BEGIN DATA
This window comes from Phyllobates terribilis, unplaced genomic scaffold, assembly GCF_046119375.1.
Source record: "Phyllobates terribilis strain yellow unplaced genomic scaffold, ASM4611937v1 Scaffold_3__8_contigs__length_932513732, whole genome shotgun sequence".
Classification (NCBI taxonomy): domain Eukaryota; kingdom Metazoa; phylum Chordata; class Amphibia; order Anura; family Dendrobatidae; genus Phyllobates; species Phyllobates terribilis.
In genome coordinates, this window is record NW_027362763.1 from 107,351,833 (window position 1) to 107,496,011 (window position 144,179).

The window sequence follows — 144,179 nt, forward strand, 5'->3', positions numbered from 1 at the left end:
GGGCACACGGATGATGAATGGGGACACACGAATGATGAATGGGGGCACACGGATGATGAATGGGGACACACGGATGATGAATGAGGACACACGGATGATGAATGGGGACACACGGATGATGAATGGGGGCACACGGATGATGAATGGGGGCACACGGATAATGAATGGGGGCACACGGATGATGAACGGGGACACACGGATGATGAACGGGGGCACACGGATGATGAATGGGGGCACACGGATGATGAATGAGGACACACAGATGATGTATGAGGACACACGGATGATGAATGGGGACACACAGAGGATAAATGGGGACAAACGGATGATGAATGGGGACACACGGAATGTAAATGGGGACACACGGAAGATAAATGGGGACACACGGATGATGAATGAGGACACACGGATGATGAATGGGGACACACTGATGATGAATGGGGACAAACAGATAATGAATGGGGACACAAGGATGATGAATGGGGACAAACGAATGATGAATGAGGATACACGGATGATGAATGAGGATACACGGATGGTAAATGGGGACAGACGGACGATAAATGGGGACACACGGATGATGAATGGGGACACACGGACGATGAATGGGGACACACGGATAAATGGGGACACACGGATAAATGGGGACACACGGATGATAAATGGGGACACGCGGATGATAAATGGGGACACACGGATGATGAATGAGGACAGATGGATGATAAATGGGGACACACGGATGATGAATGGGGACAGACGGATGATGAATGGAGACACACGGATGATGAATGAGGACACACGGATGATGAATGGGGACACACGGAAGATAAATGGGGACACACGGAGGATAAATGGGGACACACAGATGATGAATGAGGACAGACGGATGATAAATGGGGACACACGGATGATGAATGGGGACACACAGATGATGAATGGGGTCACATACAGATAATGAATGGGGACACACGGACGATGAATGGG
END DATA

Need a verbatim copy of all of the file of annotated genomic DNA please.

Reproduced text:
This window comes from Phyllobates terribilis, unplaced genomic scaffold, assembly GCF_046119375.1.
Source record: "Phyllobates terribilis strain yellow unplaced genomic scaffold, ASM4611937v1 Scaffold_3__8_contigs__length_932513732, whole genome shotgun sequence".
Classification (NCBI taxonomy): domain Eukaryota; kingdom Metazoa; phylum Chordata; class Amphibia; order Anura; family Dendrobatidae; genus Phyllobates; species Phyllobates terribilis.
In genome coordinates, this window is record NW_027362763.1 from 107,351,833 (window position 1) to 107,496,011 (window position 144,179).

The window sequence follows — 144,179 nt, forward strand, 5'->3', positions numbered from 1 at the left end:
GGGCACACGGATGATGAATGGGGACACACGAATGATGAATGGGGGCACACGGATGATGAATGGGGACACACGGATGATGAATGAGGACACACGGATGATGAATGGGGACACACGGATGATGAATGGGGGCACACGGATGATGAATGGGGGCACACGGATAATGAATGGGGGCACACGGATGATGAACGGGGACACACGGATGATGAACGGGGGCACACGGATGATGAATGGGGGCACACGGATGATGAATGAGGACACACAGATGATGTATGAGGACACACGGATGATGAATGGGGACACACAGAGGATAAATGGGGACAAACGGATGATGAATGGGGACACACGGAATGTAAATGGGGACACACGGAAGATAAATGGGGACACACGGATGATGAATGAGGACACACGGATGATGAATGGGGACACACTGATGATGAATGGGGACAAACAGATAATGAATGGGGACACAAGGATGATGAATGGGGACAAACGAATGATGAATGAGGATACACGGATGATGAATGAGGATACACGGATGGTAAATGGGGACAGACGGACGATAAATGGGGACACACGGATGATGAATGGGGACACACGGACGATGAATGGGGACACACGGATAAATGGGGACACACGGATAAATGGGGACACACGGATGATAAATGGGGACACGCGGATGATAAATGGGGACACACGGATGATGAATGAGGACAGATGGATGATAAATGGGGACACACGGATGATGAATGGGGACAGACGGATGATGAATGGAGACACACGGATGATGAATGAGGACACACGGATGATGAATGGGGACACACGGAAGATAAATGGGGACACACGGAGGATAAATGGGGACACACAGATGATGAATGAGGACAGACGGATGATAAATGGGGACACACGGATGATGAATGGGGACACACAGATGATGAATGGGGTCACATACAGATAATGAATGGGGACACACGGACGATGAATGGG